A Parkers investigation reveals that more than half of the most popular new models will cost consumers on average an extra £536 if they want to have a choice of more than one colour.
Car manufacturers have reduced the palette of solid colours available to just a single offering on 30 of the country’s most popular cars. For those companies offering only one free colour, consumers are charged on average an extra £292 for non-standard solid paints.
As metallic and matt types of paint cost more to produce, and the application process takes longer with more layers of base- and top-coats, it’s reasonable to expect an additional charge for something more sparkly.
White and black most popular; but usually cost extra
Sales data compiled by the Society of Motor Manufacturers and Traders (SMMT) confirmed that white was the most popular colour for new car sales in 2016, with 552,329 registrations. And yet, of those 50 popular ranges of cars sampled, only 26 are available with solid white as a ‘free’ colour.
Black is the second most commonly-chosen colour with 542,862 registrations. Only 14 of those 50 popular ranges have black as a no-cost option colour. This doesn’t seem fair on Britain’s hard-pressed car buyers amid ever-increasing fuel prices rises and 2017’s VED car tax changes.
One manufacturer spokesman who asked not to be identified confirmed Parkers’ suspicions: ‘The policy of charging more for certain shades of solid paint became more widespread during the recession to boost profitability, especially on smaller, less expensive cars.’
Across all of the UK’s most popular ranges (including those with more than one free standard colour), premium paint finishes will set car buyers back an average of £808.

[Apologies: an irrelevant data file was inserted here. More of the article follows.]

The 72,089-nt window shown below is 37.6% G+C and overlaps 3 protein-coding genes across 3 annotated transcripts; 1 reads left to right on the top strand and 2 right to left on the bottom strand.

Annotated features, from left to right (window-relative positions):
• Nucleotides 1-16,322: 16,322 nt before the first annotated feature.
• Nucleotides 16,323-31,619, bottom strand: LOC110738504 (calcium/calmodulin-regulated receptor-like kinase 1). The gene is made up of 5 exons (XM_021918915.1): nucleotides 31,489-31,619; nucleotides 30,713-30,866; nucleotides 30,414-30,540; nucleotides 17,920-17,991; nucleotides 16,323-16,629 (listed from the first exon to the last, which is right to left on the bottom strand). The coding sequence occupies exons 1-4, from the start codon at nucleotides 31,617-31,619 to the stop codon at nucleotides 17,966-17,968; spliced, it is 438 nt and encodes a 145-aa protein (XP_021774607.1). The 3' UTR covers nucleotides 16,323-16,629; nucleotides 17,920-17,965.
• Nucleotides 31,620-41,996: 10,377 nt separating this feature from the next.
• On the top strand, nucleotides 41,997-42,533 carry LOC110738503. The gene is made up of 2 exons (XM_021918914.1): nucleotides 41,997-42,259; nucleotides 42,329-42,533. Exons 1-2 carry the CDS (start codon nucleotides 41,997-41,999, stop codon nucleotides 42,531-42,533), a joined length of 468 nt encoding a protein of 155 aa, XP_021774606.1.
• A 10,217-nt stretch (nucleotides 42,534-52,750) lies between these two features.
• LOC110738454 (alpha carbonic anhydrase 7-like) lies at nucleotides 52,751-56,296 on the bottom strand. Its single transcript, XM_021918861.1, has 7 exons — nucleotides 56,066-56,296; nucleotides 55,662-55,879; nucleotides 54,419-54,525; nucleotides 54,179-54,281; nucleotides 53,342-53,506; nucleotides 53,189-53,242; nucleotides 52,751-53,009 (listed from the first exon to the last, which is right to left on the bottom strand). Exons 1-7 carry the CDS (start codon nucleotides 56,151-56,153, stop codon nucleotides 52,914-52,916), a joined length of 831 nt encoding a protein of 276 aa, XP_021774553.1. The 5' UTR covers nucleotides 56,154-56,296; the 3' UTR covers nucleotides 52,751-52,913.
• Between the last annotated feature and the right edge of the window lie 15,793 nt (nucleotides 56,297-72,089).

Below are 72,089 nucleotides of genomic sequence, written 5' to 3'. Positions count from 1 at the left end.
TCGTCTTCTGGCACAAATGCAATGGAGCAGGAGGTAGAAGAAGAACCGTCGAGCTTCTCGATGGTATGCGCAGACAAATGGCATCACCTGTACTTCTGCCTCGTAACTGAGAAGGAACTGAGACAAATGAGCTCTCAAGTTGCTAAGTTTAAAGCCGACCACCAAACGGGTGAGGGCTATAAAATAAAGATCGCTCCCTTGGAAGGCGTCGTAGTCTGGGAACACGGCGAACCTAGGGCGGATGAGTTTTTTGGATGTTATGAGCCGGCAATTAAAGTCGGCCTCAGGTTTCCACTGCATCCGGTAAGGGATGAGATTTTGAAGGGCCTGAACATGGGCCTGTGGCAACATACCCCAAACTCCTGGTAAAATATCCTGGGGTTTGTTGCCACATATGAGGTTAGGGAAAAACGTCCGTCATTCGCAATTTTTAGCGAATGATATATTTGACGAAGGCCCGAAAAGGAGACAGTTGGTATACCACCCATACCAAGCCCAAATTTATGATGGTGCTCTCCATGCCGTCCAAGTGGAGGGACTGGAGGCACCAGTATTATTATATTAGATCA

Surely you’ll have more than one ‘free’ choice of paint with a MINI Hatch? Well, no – but unusually, the standard colour is a metallic: Moonwalk Grey. Of the other popular cars in our sample with only one standard shade, only the Kia Sportage’s paint is metallic.
If you’d prefer solid paint in Chilli Red, Pepper White or Volcanic Orange, you’ll pay a £475 premium – the same price MINI charges for its other metallic colours – despite being cheaper to produce. If you’re hankering after solid Lapisluxury Blue, that’s £750 extra.
MINI’s spokesperson told Parkers: ‘Our customers love to customise their vehicles and there are hundreds of thousands of possible combinations. In order to offer this level of customisation, options are priced to reflect the manufacturing and logistical requirements to facilitate them.’
What of the darling of the crossover crowd, the Nissan Qashqai? Plump for the least-expensive Visia DIG-T 115 at £18,795 and solid Flame Red is your only standard shade, with all of the optional colours being metallic (£575 extra) or pearlescent (an additional £745).
Nissan’s spokesman was tight-lipped on the reasons behind the restricted ‘free’ choice but suggested that ‘around 95% of Qashqai buyers choose a premium colour.’ With such a large volume of sales those extra-cost colours look particularly lucrative.
Parkers buying advice
Research all of the costs thoroughly before you set foot in a showroom so that you know exactly what you want, and play different dealers off against each other.
It’s worth remembering that cars in metallic colours usually have a higher resale value than their equivalents in solid colours. Rather than spending that average of £292 for an optional solid shade that a used buyer is less likely to appreciate the premium for – if you can budget for it – spend the extra £244 average cost for a metallic colour for a stronger residual value.